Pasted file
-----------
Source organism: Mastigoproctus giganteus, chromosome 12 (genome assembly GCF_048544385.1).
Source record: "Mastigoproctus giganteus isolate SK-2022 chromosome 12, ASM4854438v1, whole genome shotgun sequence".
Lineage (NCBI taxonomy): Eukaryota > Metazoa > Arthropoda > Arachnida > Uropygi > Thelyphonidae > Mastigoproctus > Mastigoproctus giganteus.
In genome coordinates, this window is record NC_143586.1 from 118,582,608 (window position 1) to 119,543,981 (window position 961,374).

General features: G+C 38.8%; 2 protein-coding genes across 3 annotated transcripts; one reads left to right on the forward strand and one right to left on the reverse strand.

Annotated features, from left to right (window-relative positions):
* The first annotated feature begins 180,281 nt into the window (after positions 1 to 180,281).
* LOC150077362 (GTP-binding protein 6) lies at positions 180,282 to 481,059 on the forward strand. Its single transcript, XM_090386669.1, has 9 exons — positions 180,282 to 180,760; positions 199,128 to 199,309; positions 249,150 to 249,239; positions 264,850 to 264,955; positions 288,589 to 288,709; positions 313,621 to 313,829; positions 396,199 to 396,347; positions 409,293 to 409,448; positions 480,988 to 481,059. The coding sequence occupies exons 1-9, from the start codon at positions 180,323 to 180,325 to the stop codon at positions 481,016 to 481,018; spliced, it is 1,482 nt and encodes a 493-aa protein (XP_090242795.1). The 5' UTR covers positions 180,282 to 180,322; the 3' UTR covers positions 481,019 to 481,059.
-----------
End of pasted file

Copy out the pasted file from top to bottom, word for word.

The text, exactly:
Source organism: Mastigoproctus giganteus, chromosome 12 (genome assembly GCF_048544385.1).
Source record: "Mastigoproctus giganteus isolate SK-2022 chromosome 12, ASM4854438v1, whole genome shotgun sequence".
Lineage (NCBI taxonomy): Eukaryota > Metazoa > Arthropoda > Arachnida > Uropygi > Thelyphonidae > Mastigoproctus > Mastigoproctus giganteus.
In genome coordinates, this window is record NC_143586.1 from 118,582,608 (window position 1) to 119,543,981 (window position 961,374).

General features: G+C 38.8%; 2 protein-coding genes across 3 annotated transcripts; one reads left to right on the forward strand and one right to left on the reverse strand.

Annotated features, from left to right (window-relative positions):
* The first annotated feature begins 180,281 nt into the window (after positions 1 to 180,281).
* LOC150077362 (GTP-binding protein 6) lies at positions 180,282 to 481,059 on the forward strand. Its single transcript, XM_090386669.1, has 9 exons — positions 180,282 to 180,760; positions 199,128 to 199,309; positions 249,150 to 249,239; positions 264,850 to 264,955; positions 288,589 to 288,709; positions 313,621 to 313,829; positions 396,199 to 396,347; positions 409,293 to 409,448; positions 480,988 to 481,059. The coding sequence occupies exons 1-9, from the start codon at positions 180,323 to 180,325 to the stop codon at positions 481,016 to 481,018; spliced, it is 1,482 nt and encodes a 493-aa protein (XP_090242795.1). The 5' UTR covers positions 180,282 to 180,322; the 3' UTR covers positions 481,019 to 481,059.